Another important piece: recruitment and retention of people who can mirror the community itself. As Russell says, “The organization’s makeup hit a bubble where 1/3 of the people are all retiring in a short timespan. When that happens, all their experience goes away.”

VicPD seeks to hire and train people with many different communication styles, the better to move public relations forward. And, because the agency wants to ingrain social media throughout its operations, it wants people who can focus on taking part in conversations (rather than being technically savvy), which Russell says “brings empathy” on all sides.

Publicizing VicPD’s new focus

Russell says that in lieu of a traditional ad campaign, news media have been helping to generate awareness around the plan—but that word of mouth and social media have been especially crucial in spreading the plan’s content around.

“We’ve changed the way we’re doing social media from a newsfeed, to tweetups and other ways to create personal connections,” Russell explains. “Some of the best conversations happen off hours, in the evenings and weekends.”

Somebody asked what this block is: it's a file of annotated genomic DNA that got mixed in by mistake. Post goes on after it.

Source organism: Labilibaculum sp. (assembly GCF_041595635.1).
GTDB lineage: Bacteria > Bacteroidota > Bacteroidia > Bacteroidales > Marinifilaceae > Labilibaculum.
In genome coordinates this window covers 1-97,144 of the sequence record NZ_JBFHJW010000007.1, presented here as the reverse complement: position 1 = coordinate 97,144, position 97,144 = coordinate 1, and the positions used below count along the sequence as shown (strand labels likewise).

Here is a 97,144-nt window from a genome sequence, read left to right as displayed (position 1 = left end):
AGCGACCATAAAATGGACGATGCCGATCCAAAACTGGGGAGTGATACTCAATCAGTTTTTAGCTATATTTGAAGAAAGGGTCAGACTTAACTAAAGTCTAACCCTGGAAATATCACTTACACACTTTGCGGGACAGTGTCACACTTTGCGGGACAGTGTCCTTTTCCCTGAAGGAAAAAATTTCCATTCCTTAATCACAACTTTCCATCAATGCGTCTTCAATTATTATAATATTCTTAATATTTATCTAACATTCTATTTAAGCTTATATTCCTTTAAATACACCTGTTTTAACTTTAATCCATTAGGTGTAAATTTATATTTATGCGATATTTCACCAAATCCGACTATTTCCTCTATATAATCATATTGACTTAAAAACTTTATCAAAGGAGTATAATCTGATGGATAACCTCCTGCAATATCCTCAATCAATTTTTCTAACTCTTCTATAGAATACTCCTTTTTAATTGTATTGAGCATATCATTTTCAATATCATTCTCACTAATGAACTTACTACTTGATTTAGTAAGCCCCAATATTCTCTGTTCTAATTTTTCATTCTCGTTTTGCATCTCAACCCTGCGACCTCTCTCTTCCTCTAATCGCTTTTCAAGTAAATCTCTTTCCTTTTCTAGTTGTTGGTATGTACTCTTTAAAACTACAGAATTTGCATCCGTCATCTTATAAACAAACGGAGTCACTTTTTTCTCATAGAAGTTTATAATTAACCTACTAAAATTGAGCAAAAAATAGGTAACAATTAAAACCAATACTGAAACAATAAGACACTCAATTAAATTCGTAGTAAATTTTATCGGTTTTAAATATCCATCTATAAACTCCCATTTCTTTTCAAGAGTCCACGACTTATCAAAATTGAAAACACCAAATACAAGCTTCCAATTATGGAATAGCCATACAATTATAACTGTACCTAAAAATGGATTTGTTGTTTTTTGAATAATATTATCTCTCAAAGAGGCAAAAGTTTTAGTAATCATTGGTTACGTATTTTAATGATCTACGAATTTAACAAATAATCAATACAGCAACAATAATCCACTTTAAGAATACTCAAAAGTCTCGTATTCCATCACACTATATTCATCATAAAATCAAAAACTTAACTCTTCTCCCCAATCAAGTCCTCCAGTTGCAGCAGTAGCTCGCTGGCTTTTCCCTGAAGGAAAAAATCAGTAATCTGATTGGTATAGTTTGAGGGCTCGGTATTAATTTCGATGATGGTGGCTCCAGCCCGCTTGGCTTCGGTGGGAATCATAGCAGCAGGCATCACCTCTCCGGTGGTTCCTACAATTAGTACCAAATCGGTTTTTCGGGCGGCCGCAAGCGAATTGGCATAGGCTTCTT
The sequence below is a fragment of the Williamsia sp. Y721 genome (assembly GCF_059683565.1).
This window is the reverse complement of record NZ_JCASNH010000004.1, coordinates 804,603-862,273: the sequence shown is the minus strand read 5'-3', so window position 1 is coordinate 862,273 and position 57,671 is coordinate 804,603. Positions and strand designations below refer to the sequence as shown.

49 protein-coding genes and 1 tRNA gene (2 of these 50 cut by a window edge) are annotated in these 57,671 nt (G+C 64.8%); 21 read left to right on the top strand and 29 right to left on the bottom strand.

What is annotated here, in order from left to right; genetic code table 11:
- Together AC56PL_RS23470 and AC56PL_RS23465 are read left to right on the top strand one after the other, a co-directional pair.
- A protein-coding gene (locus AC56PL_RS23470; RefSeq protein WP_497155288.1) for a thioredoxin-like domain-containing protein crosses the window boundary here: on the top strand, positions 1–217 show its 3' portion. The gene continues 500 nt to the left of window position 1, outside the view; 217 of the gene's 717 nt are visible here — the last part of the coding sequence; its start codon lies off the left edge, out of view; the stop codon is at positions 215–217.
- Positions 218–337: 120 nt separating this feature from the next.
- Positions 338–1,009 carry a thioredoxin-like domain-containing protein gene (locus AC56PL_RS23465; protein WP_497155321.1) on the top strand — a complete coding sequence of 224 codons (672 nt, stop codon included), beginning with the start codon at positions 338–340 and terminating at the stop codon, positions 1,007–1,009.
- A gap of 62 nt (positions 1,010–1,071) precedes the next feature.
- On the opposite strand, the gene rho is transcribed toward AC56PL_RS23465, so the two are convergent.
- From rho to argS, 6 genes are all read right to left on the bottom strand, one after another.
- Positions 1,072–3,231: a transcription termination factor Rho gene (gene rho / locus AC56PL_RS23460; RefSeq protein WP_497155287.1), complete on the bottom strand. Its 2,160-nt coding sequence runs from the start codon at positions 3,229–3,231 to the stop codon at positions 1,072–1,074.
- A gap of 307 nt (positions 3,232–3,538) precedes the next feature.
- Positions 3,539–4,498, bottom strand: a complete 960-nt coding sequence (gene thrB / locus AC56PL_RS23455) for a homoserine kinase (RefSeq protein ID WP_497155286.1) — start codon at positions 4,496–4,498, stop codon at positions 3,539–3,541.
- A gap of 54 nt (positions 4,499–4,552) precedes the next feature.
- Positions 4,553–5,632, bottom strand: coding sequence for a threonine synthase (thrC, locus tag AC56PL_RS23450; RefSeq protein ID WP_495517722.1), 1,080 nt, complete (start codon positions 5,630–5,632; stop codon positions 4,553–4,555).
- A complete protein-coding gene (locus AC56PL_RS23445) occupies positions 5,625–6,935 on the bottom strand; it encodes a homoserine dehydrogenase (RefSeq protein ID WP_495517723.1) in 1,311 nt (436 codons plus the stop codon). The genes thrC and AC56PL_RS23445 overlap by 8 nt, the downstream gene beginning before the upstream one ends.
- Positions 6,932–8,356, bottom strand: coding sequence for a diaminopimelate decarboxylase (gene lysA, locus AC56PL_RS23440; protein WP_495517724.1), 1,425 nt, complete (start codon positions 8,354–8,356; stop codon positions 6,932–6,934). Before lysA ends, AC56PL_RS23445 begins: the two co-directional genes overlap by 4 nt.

VicPD has not yet seen these conversations translated into an offline space; coffee dates, announced on Facebook and Twitter, have not gotten much response.

Finally, Russell says, although VicPD plans to learn from police in other countries, “We’re not looking to do the same thing as everyone else. For example, we’ve seen both right and wrong examples of how to handle the Occupy movement worldwide. The key is to be open and honest with people, not contrived, which many people find offensive.”

Has your agency ever participated in strategic planning for its future? What did that process look like for you?

Occupy policing, Part II: Setting — and conveying — the right tone